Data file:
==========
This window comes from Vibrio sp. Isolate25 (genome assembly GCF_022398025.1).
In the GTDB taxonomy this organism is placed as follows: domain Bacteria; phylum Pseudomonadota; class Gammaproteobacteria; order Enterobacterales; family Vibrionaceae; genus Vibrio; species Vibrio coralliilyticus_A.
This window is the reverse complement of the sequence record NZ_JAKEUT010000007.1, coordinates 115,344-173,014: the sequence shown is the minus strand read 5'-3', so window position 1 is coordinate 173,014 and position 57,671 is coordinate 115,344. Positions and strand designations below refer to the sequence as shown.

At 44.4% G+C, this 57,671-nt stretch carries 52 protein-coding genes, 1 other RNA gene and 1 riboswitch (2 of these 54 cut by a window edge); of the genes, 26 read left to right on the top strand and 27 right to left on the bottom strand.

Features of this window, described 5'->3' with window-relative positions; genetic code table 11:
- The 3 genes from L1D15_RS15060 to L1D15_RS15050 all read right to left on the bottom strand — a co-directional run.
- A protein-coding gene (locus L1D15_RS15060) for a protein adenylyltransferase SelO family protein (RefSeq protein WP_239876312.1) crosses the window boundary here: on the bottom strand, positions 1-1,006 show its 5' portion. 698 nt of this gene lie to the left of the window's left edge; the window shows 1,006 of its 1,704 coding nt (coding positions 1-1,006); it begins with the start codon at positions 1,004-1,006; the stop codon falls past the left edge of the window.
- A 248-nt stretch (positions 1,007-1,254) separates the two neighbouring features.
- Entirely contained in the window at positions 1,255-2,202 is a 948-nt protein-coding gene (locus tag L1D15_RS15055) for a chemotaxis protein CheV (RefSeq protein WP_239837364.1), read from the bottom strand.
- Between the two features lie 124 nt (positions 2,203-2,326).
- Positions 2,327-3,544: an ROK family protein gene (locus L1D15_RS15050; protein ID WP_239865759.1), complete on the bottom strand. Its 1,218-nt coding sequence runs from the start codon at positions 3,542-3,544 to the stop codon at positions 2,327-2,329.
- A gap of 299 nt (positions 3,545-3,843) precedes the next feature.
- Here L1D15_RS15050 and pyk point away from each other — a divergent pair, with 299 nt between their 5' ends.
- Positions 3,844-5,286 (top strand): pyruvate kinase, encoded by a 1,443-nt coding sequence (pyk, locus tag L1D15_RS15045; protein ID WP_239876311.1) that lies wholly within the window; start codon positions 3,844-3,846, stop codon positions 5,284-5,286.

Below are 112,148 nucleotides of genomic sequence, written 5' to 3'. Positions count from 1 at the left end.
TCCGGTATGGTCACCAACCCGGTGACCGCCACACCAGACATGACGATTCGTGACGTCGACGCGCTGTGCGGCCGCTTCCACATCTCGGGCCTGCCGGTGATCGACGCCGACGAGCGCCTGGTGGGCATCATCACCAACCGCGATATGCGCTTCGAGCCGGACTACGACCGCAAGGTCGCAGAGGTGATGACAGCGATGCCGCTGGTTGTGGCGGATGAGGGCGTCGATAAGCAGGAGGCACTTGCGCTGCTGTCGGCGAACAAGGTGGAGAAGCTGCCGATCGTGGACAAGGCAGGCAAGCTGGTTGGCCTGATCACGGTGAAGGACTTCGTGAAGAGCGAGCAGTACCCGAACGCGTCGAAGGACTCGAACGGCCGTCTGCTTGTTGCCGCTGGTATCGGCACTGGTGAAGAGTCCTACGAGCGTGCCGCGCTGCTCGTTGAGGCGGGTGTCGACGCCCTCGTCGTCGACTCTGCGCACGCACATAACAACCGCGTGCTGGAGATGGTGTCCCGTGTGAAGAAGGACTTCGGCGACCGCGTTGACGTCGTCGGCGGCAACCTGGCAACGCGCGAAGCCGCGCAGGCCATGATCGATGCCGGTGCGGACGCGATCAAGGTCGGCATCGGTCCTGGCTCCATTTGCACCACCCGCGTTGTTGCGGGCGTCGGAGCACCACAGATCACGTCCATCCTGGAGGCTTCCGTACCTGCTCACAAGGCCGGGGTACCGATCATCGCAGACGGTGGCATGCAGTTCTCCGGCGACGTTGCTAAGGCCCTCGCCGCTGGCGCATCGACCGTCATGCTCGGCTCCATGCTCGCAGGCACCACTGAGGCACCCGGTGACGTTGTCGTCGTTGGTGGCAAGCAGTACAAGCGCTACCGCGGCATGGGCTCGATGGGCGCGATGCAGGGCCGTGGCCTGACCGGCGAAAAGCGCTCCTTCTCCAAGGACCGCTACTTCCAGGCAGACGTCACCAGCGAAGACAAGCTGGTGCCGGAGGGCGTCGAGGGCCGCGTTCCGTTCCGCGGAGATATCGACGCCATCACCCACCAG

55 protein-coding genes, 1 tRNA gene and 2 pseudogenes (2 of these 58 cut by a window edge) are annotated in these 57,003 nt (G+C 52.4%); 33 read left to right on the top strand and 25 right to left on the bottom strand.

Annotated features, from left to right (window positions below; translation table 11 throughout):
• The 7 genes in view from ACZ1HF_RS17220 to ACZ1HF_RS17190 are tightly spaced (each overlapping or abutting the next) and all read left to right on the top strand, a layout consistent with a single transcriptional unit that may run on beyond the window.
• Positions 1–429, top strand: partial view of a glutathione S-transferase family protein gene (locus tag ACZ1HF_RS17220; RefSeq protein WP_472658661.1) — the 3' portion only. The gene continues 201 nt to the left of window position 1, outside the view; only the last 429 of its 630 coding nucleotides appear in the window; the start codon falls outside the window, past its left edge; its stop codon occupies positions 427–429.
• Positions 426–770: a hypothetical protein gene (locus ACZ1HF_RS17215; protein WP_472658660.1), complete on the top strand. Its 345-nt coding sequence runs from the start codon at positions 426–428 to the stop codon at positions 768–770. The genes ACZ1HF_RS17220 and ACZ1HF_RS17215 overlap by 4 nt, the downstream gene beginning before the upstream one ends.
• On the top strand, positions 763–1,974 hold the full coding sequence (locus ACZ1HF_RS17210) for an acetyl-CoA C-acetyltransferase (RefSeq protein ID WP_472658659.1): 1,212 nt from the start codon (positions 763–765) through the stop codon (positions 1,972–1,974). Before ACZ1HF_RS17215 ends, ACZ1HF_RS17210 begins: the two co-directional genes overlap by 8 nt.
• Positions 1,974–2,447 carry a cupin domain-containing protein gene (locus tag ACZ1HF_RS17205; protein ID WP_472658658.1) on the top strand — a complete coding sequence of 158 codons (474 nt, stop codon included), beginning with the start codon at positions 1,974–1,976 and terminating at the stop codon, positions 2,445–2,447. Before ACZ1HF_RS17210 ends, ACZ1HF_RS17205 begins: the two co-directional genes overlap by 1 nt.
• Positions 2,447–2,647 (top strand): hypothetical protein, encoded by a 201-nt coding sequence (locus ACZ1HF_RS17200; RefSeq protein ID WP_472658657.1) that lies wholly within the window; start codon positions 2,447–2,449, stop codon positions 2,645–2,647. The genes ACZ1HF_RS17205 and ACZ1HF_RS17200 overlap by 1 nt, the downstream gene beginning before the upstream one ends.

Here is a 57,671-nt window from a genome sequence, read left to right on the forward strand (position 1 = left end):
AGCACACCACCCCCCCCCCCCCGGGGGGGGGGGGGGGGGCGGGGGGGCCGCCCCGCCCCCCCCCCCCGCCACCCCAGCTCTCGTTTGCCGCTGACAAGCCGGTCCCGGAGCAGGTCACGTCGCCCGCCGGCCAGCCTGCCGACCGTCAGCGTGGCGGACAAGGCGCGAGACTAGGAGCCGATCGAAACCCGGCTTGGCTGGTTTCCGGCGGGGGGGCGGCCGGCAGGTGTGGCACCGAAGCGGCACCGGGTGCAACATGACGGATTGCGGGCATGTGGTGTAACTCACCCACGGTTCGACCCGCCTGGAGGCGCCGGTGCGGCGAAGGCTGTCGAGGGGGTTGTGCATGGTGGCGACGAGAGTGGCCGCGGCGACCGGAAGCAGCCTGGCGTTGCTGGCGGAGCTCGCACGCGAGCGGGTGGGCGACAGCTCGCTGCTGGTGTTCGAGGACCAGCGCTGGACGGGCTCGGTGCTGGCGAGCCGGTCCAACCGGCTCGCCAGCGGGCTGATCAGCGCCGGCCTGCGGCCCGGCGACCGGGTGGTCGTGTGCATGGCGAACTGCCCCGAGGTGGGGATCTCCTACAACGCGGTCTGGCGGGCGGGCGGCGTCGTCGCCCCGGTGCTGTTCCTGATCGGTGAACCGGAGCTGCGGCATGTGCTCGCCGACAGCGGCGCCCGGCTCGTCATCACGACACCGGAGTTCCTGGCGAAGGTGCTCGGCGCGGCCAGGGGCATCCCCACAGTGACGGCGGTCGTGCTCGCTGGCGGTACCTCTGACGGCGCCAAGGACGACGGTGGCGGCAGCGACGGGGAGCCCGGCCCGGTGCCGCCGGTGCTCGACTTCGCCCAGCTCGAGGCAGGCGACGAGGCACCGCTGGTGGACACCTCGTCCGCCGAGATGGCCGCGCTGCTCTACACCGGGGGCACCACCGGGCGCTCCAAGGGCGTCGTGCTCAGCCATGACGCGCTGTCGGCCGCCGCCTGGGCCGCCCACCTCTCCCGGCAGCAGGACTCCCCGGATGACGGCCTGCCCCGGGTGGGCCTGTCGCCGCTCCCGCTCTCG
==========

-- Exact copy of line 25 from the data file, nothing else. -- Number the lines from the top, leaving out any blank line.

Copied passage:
Here is a 57,671-nt window from a genome sequence, read left to right on the forward strand (position 1 = left end):